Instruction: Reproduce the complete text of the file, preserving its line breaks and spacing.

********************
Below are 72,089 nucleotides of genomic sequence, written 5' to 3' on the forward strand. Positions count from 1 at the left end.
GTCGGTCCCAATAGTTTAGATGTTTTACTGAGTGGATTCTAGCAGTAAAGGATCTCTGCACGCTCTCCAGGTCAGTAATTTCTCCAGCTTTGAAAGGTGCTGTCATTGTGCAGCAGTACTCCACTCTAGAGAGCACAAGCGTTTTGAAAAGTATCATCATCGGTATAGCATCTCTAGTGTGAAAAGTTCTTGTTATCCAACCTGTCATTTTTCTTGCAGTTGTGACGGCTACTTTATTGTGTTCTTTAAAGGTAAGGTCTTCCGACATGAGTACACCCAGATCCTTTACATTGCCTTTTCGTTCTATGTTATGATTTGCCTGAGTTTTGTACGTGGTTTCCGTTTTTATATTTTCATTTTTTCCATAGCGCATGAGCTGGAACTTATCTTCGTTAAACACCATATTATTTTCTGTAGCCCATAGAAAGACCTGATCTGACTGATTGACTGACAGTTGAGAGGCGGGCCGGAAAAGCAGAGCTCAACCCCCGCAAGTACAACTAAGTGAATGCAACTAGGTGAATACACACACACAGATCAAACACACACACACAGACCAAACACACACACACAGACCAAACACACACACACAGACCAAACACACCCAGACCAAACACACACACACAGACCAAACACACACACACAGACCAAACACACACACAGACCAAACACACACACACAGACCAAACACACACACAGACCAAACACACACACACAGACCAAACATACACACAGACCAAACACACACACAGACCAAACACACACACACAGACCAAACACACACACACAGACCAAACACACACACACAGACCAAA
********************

Below are 72,089 nucleotides of genomic sequence, written 5' to 3' on the forward strand. Positions count from 1 at the left end.
GTCGGTCCCAATAGTTTAGATGTTTTACTGAGTGGATTCTAGCAGTAAAGGATCTCTGCACGCTCTCCAGGTCAGTAATTTCTCCAGCTTTGAAAGGTGCTGTCATTGTGCAGCAGTACTCCACTCTAGAGAGCACAAGCGTTTTGAAAAGTATCATCATCGGTATAGCATCTCTAGTGTGAAAAGTTCTTGTTATCCAACCTGTCATTTTTCTTGCAGTTGTGACGGCTACTTTATTGTGTTCTTTAAAGGTAAGGTCTTCCGACATGAGTACACCCAGATCCTTTACATTGCCTTTTCGTTCTATGTTATGATTTGCCTGAGTTTTGTACGTGGTTTCCGTTTTTATATTTTCATTTTTTCCATAGCGCATGAGCTGGAACTTATCTTCGTTAAACACCATATTATTTTCTGTAGCCCATAGAAAGACCTGATCTGACTGATTGACTGACAGTTGAGAGGCGGGCCGGAAAAGCAGAGCTCAACCCCCGCAAGTACAACTAAGTGAATGCAACTAGGTGAATACACACACACAGATCAAACACACACACACAGACCAAACACACACACACAGACCAAACACACACACACAGACCAAACACACCCAGACCAAACACACACACACAGACCAAACACACACACACAGACCAAACACACACACAGACCAAACACACACACACAGACCAAACACACACACAGACCAAACACACACACACAGACCAAACATACACACAGACCAAACACACACACAGACCAAACACACACACACAGACCAAACACACACACACAGACCAAACACACACACACAGACCAAA